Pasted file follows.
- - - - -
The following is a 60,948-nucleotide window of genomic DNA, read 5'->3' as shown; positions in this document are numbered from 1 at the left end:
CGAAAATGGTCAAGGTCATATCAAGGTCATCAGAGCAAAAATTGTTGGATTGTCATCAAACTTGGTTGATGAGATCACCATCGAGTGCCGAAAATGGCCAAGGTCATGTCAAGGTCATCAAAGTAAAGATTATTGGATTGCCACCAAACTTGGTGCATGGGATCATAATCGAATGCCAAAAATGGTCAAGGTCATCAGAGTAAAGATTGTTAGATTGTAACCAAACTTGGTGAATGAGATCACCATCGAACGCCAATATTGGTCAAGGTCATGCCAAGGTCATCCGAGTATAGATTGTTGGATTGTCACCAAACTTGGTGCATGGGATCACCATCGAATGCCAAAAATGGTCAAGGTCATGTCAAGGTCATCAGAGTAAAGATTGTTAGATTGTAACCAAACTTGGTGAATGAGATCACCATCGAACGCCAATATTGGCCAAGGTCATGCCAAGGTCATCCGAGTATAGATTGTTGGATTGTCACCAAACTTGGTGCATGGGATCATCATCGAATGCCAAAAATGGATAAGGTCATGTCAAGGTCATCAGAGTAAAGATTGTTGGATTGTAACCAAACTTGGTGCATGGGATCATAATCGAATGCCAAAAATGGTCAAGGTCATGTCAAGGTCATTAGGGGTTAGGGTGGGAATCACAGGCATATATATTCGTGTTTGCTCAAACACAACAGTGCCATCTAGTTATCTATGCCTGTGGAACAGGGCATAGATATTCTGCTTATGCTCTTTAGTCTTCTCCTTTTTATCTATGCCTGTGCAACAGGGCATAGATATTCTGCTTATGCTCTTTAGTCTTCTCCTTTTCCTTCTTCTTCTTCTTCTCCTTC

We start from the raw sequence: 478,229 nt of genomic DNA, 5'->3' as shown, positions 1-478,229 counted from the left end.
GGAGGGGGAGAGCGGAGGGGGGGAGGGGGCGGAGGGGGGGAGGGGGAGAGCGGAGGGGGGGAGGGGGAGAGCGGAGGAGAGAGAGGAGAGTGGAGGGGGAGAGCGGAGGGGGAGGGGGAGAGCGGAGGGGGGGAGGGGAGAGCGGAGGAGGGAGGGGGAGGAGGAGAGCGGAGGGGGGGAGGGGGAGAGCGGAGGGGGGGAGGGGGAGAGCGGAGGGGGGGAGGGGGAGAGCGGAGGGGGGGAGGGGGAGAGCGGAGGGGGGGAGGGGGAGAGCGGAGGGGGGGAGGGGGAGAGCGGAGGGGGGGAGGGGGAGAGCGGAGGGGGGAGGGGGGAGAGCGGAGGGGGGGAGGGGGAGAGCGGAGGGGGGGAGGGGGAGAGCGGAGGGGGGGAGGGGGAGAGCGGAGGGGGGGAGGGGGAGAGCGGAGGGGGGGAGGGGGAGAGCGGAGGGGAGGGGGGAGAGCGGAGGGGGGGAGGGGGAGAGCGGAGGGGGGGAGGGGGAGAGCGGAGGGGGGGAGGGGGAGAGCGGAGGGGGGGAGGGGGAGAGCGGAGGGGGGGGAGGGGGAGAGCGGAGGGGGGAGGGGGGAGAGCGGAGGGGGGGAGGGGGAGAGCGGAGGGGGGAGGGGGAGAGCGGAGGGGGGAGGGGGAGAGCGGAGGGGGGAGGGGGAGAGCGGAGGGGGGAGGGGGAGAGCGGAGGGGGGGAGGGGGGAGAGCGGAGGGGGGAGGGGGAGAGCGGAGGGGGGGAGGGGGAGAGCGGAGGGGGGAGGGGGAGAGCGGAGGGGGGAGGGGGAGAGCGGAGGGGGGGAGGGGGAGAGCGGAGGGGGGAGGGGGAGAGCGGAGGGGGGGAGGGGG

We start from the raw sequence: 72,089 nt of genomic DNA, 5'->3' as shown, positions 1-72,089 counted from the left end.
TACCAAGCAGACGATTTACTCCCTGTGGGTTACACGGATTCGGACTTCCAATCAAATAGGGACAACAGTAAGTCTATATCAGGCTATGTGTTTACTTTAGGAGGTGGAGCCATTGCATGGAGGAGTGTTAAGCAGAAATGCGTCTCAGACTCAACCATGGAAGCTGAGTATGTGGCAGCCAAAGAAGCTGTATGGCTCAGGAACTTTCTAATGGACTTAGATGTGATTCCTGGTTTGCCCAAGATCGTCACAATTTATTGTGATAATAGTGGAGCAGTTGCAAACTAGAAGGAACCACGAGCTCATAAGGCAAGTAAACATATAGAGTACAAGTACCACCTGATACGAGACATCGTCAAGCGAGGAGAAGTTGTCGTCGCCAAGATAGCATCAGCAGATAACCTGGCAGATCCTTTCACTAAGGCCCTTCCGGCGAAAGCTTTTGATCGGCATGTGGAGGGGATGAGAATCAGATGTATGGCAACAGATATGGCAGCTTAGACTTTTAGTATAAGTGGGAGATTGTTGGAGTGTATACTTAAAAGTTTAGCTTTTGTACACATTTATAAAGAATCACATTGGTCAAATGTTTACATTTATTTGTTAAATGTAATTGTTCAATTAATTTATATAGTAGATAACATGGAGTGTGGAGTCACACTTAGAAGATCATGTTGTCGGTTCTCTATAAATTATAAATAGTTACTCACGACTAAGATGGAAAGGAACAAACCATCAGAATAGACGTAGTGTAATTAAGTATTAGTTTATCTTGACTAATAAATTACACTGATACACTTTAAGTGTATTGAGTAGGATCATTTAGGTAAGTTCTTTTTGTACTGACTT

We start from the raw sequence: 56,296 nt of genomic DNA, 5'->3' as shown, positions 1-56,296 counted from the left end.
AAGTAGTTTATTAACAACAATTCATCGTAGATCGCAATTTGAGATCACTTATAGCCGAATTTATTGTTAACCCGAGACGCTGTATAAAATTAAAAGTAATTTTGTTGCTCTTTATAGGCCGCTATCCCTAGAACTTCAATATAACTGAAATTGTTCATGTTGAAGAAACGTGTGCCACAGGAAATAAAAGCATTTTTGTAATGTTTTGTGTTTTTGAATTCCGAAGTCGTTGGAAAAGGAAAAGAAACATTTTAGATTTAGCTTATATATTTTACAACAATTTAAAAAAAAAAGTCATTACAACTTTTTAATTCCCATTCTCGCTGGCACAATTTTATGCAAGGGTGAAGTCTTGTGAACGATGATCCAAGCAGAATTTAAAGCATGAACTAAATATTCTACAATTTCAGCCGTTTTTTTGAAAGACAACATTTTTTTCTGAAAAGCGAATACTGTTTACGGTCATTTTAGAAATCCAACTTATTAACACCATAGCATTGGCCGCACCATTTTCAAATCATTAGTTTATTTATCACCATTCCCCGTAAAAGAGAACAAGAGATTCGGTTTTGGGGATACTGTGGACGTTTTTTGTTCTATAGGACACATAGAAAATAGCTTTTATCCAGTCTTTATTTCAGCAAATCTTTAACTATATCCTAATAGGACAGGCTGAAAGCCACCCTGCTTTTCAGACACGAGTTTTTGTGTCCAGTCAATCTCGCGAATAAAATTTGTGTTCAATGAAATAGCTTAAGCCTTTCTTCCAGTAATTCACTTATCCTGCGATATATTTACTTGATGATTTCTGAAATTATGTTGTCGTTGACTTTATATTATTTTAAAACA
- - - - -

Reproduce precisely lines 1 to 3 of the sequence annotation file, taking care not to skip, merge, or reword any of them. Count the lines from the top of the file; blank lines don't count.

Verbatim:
The following is a 60,948-nucleotide window of genomic DNA, read 5'->3' as shown; positions in this document are numbered from 1 at the left end:
CGAAAATGGTCAAGGTCATATCAAGGTCATCAGAGCAAAAATTGTTGGATTGTCATCAAACTTGGTTGATGAGATCACCATCGAGTGCCGAAAATGGCCAAGGTCATGTCAAGGTCATCAAAGTAAAGATTATTGGATTGCCACCAAACTTGGTGCATGGGATCATAATCGAATGCCAAAAATGGTCAAGGTCATCAGAGTAAAGATTGTTAGATTGTAACCAAACTTGGTGAATGAGATCACCATCGAACGCCAATATTGGTCAAGGTCATGCCAAGGTCATCCGAGTATAGATTGTTGGATTGTCACCAAACTTGGTGCATGGGATCACCATCGAATGCCAAAAATGGTCAAGGTCATGTCAAGGTCATCAGAGTAAAGATTGTTAGATTGTAACCAAACTTGGTGAATGAGATCACCATCGAACGCCAATATTGGCCAAGGTCATGCCAAGGTCATCCGAGTATAGATTGTTGGATTGTCACCAAACTTGGTGCATGGGATCATCATCGAATGCCAAAAATGGATAAGGTCATGTCAAGGTCATCAGAGTAAAGATTGTTGGATTGTAACCAAACTTGGTGCATGGGATCATAATCGAATGCCAAAAATGGTCAAGGTCATGTCAAGGTCATTAGGGGTTAGGGTGGGAATCACAGGCATATATATTCGTGTTTGCTCAAACACAACAGTGCCATCTAGTTATCTATGCCTGTGGAACAGGGCATAGATATTCTGCTTATGCTCTTTAGTCTTCTCCTTTTTATCTATGCCTGTGCAACAGGGCATAGATATTCTGCTTATGCTCTTTAGTCTTCTCCTTTTCCTTCTTCTTCTTCTTCTCCTTC

We start from the raw sequence: 478,229 nt of genomic DNA, 5'->3' as shown, positions 1-478,229 counted from the left end.